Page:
Pennacook

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Pennacook flag
Pennacook territory shown within the larger area occupied by the Western Abenaki

The Pennacook, also known by the names Penacook, and Pennacock, were a North American people of the Wabanaki Confederacy that primarily inhabited the Merrimack River valley of present-day New Hampshire and Massachusetts, as well as portions of southern Maine.[1] They are also sometimes called the Merrimack people. An Algonquian-speaking tribe, they were more closely related to the Abenaki tribes to the west, north and east such as the Penobscot, Piguaket or Pawtucket than to the other Algonquian tribes to the south, such as the Massachusett or Wampanoag. This similarity was both linguistic and cultural. However, during the time of early European settlement, the Pennacook were a large confederacy that were politically distinct and at odds with their northern Abenaki neighbors.

History[edit]

One of the first tribes to encounter European colonists, the Pennacook were decimated by introduced diseases. In a weakened state, they were subject to raids by Mohawk and Micmac tribes, taking an additional toll of lives. Chief Passaconaway, despite his military advantage over the New England colonists, decided to make peace with them rather than lose even more lives through warfare. King Philip's War, however, would make their numbers fall even further. Although Wonalancet, the chief succeeding Passaconaway, tried to maintain neutrality, western bands in Massachusetts did not.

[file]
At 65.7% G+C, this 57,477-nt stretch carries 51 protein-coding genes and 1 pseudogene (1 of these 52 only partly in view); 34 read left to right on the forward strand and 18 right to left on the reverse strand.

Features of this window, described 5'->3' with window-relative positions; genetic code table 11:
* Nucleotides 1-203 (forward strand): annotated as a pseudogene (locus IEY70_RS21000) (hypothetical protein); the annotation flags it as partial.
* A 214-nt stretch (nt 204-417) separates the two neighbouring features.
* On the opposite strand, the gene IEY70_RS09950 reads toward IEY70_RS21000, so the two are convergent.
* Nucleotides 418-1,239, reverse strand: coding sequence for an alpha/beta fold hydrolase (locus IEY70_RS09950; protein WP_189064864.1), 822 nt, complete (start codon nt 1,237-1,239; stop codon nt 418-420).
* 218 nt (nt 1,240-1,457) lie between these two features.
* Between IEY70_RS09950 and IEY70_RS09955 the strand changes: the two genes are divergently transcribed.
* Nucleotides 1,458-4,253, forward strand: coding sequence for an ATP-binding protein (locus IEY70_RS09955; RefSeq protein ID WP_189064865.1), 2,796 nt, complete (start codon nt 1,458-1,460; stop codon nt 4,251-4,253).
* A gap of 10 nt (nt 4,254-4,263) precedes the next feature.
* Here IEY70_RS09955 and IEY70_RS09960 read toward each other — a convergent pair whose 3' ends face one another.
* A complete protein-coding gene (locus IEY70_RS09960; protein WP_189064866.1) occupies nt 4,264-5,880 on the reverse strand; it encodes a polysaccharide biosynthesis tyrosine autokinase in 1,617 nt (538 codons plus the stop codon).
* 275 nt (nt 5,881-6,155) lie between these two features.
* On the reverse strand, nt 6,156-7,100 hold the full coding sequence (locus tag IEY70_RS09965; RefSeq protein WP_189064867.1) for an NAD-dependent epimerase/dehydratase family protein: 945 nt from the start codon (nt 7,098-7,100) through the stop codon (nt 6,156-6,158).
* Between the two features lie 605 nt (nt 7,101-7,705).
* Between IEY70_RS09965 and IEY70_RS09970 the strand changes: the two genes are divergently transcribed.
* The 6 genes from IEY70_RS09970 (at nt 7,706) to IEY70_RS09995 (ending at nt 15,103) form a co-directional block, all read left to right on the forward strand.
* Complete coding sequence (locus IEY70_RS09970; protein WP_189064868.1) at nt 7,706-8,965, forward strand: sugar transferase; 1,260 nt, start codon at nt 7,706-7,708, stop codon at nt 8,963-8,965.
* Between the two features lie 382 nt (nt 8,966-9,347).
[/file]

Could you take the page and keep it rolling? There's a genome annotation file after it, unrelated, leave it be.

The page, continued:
The Pennacook fled north with their former enemies, or west with other tribes, where they were hunted down and killed by English colonists. Those that survived, joined other scattered tribespeople at Schaghticoke, New York. Those that fled northward eventually merged with other displaced New England tribes and Abenaki. Although no longer a distinct tribe, many bands of Abenaki (called Abenaqui or Oubenaqui by the French) in New Hampshire, Canada, and Vermont have Pennacook blood in their veins.

The Pennacook farmed maize, corn, and squash along fertile river beds, and hunted the wooded, less fertile areas.

The name Pennacook roughly translates (based on Abenaki cognates) as "at the bottom of the hill."

Influence[edit]

In the book The Tribes and the States, by child prodigy William James Sidis, it was hypothesized that the Pennacook tribes greatly influenced the democratic ideals that European settlers soon instituted.

See also[edit]

References[edit]

  1. ^ The Abenaki(Waban-Aki) People by Margaret Sypniewski, herbu Odrowaz

External links[edit]

Maps[edit]

Maps showing the approximate locations of areas occupied by members of the Wabanaki Confederacy (from north to south):